At the end of last year, human rights activists stood outside the White House urging the US to stage a diplomatic boycott of the Beijing Olympics. A few weeks later, they got their wish.
Campaigners representing the people of Hong Kong, Tibet, and China’s Xinjiang region have been pushing US and Western companies to cancel their sponsorships of the Games or publicly condemn the repression Chinese authorities have carried out in those regions.
Former National Security Advisor General H.R. McMaster spoke on CNBC in October and asked how companies can claim to have an ESG strategy yet ignore the ongoing persecution of the Uyghur people in China’s Xinjiang province. Despite criticism from human rights groups, the Beijing 2022 Winter Olympic Games will begin February 4th, and companies continue to funnel millions of dollars into advertisements and sponsorships.
The International Olympic Committee and multinational corporations, including Airbnb, Coca-Cola, Visa, and Toyota, have rejected the boycott. This raises the question, will brands face repercussions for engaging with the Beijing Olympic Games?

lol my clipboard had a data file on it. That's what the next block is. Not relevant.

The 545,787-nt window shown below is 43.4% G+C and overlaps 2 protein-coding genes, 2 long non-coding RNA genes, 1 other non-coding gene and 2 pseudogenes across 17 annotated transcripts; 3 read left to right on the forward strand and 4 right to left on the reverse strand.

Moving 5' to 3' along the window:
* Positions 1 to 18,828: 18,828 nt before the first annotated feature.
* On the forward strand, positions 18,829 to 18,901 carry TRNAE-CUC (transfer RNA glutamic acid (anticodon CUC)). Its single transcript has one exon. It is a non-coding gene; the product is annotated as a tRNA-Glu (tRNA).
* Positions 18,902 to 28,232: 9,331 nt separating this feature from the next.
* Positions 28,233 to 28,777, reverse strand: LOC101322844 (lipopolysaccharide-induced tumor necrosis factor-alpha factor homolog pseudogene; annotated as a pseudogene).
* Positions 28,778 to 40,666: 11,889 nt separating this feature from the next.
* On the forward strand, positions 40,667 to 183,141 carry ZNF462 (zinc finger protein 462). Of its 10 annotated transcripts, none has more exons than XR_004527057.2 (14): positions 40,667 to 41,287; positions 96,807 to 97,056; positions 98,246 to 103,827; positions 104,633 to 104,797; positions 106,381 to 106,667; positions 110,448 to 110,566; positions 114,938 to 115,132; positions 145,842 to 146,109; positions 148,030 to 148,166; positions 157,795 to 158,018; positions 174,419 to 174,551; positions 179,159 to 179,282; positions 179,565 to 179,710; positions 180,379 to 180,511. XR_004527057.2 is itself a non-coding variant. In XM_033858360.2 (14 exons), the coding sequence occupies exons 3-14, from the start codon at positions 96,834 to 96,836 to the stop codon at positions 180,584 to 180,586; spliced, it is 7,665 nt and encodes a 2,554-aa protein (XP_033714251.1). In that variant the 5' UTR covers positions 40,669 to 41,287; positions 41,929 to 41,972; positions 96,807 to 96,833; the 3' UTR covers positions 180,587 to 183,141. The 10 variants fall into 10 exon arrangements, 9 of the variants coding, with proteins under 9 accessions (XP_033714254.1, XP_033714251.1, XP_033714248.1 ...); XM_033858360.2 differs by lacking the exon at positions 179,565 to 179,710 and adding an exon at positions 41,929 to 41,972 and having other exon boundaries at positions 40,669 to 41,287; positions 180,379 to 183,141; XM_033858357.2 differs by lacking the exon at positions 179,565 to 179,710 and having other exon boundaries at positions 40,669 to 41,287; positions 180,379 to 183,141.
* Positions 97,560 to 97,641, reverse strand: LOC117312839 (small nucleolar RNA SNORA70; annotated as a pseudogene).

According to advertising and marketing executives, some brands are considering not including any references to the host city in their Olympic marketing efforts. Others plan to run non-Olympic-themed ads during the Games. Some are turning to public relations outfits to help navigate the politics surrounding the event. However, sometimes there may be no way to “spin” your way out of things.
Reputations can be destroyed in the blink of an eye, so it is vital for companies to communicate their core values to stakeholders and monitor what is being said in real-time. The team at Social360 has excellent experience managing crisis issues for clients and more than a decade of monitoring know-how. If you need help or have questions, please contact Alex Baker or Giles Brown or visit our website – www.s360group.com – for more information.